Why looking back could be the best way of looking forward

Why looking back could be the best way of looking forward
Joseph Rowntree Foundation
15.07.10

A backdrop of global upheaval set the scene for a series of seminars on community assets. Julian Dobson reports from the launch event.

If there was something slightly apocalyptic about the first of the Joseph Rowntree Foundation’s seminars on community assets, it wasn’t out of place. Placing today’s challenges within the sweep of history only emphasises their scale.

So it didn’t seem incongruous for Will Hutton, chair of the Commission on Ownership, to quote Deng Xiaoping’s 1991 speech announcing the death of international communism – and to suggest that private markets were going through a similar upheaval, expressed in the 2008 financial crisis. A different way was needed, he argued.

As a backdrop to the launch of a historical review of community and mutual ownership, it might sound lurid. But such global shifts are important in understanding how we came to be where we are.

The review (Community and mutual ownership), published last week by the Joseph Rowntree Foundation and undertaken by Tom Woodin and colleagues at the Institute of Education, found five models of shared ownership over the last 2,000 years.

These began with the loose collectivism of early societies, and progressed to the communal approaches of mediaeval times. They exploded with a plethora of cooperatives and friendly societies, and the burgeoning of charitable institutions, in response to the rise of capitalism. They shifted again with the advent of municipal and state control in the late 19th and early 20th centuries – followed by privatisation and a retreat from the view of the state as guardian of the public good.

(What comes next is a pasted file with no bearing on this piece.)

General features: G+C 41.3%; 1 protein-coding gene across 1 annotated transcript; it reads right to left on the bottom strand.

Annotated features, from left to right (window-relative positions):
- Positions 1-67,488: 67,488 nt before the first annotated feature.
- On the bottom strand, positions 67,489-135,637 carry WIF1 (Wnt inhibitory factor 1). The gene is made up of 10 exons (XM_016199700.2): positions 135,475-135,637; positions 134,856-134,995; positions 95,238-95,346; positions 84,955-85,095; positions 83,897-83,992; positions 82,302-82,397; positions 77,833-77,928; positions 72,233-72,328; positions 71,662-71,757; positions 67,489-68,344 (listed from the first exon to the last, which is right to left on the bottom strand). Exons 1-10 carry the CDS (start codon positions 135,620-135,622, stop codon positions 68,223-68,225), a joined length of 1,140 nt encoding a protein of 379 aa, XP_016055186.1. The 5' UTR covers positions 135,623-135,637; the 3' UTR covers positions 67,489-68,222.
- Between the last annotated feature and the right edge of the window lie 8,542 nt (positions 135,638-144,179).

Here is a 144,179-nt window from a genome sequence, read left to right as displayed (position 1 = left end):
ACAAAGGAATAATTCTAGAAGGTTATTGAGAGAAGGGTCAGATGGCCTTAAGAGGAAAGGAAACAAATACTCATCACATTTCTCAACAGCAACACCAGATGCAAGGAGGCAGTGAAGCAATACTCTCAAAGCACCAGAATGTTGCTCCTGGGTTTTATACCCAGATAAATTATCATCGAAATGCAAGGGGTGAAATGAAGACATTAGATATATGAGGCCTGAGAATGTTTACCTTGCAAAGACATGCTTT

Fascinating, you might say – but what about now? What about the coalition government’s vision of passing public assets to community and voluntary organisations and its vision of a ‘big society’?

The first point worth noting is the loss of faith in state and municipal ownership as a way of holding land and assets for the common good. This underpins both the ‘Big Society’ school of thought and the rise of community and mutual ownership locally.

The second is that a sense of perspective is invaluable. New models of ownership, occupying the gaps between the individual and the state, have emerged over centuries and are far from inevitable.

The venue that hosted the event told its own story. Coin Street Community Builders is a jewel in the crown of community ownership. It has a brand new neighbourhood centre, runs four housing co-ops and numerous local services, has created a riverside park and has helped turn London’s South Bank into a buzzing tourist destination.

It would be tempting for a fledgling community enterprise or visiting government minister to say, ‘I want one of those’. But Coin Street has taken 30 years to become what it is today. You can’t build the skills and know-how and contacts and understanding of what works overnight.

As Stephen Thake, adviser to the JRF’s community assets programme, pointed out, the current urgency in considering different forms of ownership follows a 30-year renaissance of community action.

Such action needs time to succeed – and protection from the caprices of policy-making. As Dr Thake put it: ‘History tells us that those in power have not protected the interests of co-ops and mutuals. We cannot take the ability of the community sector to thrive for granted. I think this needs to be written into the constitution – a bill of rights for the community sector so it can thrive in the 21st century.’

Over the next year JRF will host five more seminars exploring the future for community assets. They promise to be lively – and timely.